Alex Oliver got in touch as I had breakfast. (I have to race parkrun empty or risk spilling breakfast.) He said if I was still looking for a lift then to make my way to London Rd for 12.15. This I did and a pal of his ran the three of us to Stirling. As we travelled, the torrential rain on the windscreen was making me wonder why I was doing this. I suspected we didn't have a male team and as it turned out I was right. Test driving the spikes. That was why. In the changing rooms I overheard someone say 15mms for sure. So I unscrewed the 12mm spikes and put in the 15. 

A few weeks ago I went into Run and Become and Adrian let me try on loads of pairs of spikes. Most of them felt like climbing shoes ie a bit small, tight and uncomfortable. And the colour schemes seemed designed for the partially sighted. I ended up buying a pair of Nikes - ones I rejected initially as they only have 4 spikes in the forefoot (most have 6) - and I am slowly beginning to appreciate them. I tried them on in the shop sans spikes then hadn't touched them till I put them on today to race. With the 15mms (I bought 12 and 15 mm, they came with only 9mm) you have to walk like a penguin on tarmac. And I was now making that traditional crackling noise everyone makes when running over stones or concrete. I still don't entirely believe in shoes you can't wear on a large amount of running surfaces but when the going is very soft, as it was in parts today, they probably outshine even the most gnarly hill running shoes. 

We didn't get there in time to photograph the women running. And anyway it was chucking it down so hard I would have ruined the camera trying. We got soaked walking from the car to the changing rooms which were steaming with the breath and mud and sweat and rain and horror of the earlier events. Again I questioned what I was doing here. Chloe and Edel filled me in on the finer points of the course and gave me a couple of good tips about lines to follow. Edel said with enthusiasm she HAD enjoyed her run. Given the conditions I hoped I would enjoy my race as much. And I did. Mostly.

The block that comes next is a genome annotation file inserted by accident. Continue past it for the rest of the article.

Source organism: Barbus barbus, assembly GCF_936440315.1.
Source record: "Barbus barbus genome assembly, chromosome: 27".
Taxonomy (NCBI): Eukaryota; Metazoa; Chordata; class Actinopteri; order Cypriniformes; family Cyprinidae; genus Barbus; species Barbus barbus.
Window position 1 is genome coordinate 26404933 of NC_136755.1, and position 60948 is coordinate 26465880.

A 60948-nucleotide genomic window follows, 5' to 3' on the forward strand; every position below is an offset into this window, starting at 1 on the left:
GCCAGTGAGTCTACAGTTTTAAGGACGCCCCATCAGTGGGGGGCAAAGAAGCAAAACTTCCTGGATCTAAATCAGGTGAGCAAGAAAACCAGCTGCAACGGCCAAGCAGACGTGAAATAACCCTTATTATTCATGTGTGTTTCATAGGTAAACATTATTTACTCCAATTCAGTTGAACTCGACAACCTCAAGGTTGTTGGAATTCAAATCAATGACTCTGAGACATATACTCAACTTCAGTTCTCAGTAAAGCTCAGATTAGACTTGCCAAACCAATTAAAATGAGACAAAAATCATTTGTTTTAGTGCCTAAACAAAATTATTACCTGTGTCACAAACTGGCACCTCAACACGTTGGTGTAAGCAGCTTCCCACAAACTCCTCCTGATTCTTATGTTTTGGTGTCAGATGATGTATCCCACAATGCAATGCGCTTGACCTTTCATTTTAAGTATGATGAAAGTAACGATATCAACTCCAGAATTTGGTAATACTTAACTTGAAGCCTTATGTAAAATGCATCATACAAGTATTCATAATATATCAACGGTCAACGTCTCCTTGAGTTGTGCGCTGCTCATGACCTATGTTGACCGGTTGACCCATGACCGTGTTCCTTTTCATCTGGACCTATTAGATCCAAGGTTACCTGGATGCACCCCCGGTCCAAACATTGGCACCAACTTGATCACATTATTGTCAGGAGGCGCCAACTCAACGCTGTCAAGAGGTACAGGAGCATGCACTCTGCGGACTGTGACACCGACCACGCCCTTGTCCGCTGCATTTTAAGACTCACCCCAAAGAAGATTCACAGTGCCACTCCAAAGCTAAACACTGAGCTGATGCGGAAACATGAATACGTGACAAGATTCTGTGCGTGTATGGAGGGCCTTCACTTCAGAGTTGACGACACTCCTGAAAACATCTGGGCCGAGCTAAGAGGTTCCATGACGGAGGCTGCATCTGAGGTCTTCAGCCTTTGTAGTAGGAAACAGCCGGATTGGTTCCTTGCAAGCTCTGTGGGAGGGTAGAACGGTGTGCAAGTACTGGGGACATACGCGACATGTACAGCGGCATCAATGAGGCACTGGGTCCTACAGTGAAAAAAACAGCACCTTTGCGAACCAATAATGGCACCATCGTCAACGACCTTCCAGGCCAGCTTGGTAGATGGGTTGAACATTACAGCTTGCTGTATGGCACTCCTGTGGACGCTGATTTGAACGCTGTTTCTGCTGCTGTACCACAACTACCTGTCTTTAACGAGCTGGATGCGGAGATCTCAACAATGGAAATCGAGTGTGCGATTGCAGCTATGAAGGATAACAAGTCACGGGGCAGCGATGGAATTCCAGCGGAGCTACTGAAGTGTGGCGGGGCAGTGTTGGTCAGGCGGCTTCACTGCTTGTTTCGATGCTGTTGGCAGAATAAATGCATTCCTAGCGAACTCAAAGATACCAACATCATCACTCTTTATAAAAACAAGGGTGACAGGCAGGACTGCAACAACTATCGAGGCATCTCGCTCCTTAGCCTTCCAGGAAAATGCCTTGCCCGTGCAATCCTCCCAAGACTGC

Barry in the red jacket set us off and I held back just a bit. Usually I charge forward anxious to be as far up the field before the course forces us into a long narrow chain. Being in unfamiliar shoes and wishing not to impale myself or anyone close by, I kept clear of the front push forward and managed to get over the first bit of carpet without cartwheeling my spikes into the small of anyone's back. I kept it steady for a while then half way round the first lap I moved through the field. I continued to do this on lap 2 (having clocked 10.40 for number 1) until a point where I could no longer overtake those ahead. It's a much more engaging process than going out hard and slipping backwards through the field. 2nd lap I hit 22 mins, so a tad slower but I was still feeling ok. I could see a few quality runners up ahead, some I caught, some got away but by the time I came up the last hill to the calls of some of the ladies who had braved the grim weather to cheer us on, I felt that it was not a bad run at all. Around 33.35 I think. 

I also think I was the only Porty male. Willie Jarvie was there but anticipating the lack of Porty attendance was running for a different team! I didn't see him afterwards to ask how it went. In fact I was in a hurry to get back to my bag in the changing rooms in which I had unusually left some valuables. They were safe and sound though it was a tricky business to get clean and dry in the humid muddy rooms. I had taken my spikes off before I left the grass but otherwise entered the showers fully clothed to get the mud splashes off my kit. I then wrung it out and showered properly although when I got home I almost felt like another shower to get thoroughly warm and dry. Very well done to all those who braved what can only be described as filthy conditions. The terrain went from bowling lawn to ankle deep mud with a couple of short sections of crackling stone and carpeted  tarmac. The spikes were fab. Very light and nippy, shed water and mud beautifully and for once I felt I was going up the short hills with the best of them, getting excellent grip and not getting much suck through the mud. Once I get them a bit more grubby and worn looking (they washed up brand new alas) I will probably find a place in my runner's heart for them.

shitty weather was not confined to Stirling

No comments:

Post a Comment